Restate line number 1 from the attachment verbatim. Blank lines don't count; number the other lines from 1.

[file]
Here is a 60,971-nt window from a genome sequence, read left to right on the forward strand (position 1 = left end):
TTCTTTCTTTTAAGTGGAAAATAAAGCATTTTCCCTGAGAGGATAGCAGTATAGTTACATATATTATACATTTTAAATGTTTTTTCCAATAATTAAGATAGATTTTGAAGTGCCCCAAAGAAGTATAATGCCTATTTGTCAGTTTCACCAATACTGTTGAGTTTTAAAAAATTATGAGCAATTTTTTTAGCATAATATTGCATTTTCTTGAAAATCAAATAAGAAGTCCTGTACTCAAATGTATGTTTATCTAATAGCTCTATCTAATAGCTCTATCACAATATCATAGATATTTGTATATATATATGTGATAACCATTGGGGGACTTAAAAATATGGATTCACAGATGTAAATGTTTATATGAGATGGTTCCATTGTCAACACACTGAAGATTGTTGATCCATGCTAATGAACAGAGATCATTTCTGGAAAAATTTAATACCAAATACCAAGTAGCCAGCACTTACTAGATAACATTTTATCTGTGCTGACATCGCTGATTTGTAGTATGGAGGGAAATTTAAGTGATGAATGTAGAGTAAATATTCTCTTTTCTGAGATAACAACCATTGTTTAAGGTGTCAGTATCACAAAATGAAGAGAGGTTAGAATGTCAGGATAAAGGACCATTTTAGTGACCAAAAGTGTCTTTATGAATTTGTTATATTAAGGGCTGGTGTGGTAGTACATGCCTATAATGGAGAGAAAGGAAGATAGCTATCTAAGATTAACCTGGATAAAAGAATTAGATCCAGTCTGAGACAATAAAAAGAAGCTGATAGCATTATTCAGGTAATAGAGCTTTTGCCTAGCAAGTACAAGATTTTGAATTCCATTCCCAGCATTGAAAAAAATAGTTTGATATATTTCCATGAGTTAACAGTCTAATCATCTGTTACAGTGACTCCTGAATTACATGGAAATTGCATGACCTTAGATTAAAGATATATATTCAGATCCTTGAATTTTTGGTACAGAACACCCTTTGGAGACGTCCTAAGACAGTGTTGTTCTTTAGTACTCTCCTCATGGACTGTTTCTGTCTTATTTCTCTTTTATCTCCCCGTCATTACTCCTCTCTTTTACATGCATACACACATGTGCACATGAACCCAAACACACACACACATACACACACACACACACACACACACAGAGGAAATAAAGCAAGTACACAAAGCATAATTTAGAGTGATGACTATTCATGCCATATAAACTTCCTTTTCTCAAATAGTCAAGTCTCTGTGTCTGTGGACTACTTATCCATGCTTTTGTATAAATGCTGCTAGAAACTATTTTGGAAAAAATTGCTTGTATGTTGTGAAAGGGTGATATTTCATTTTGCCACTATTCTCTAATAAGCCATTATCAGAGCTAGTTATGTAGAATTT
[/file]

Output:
Here is a 60,971-nt window from a genome sequence, read left to right on the forward strand (position 1 = left end):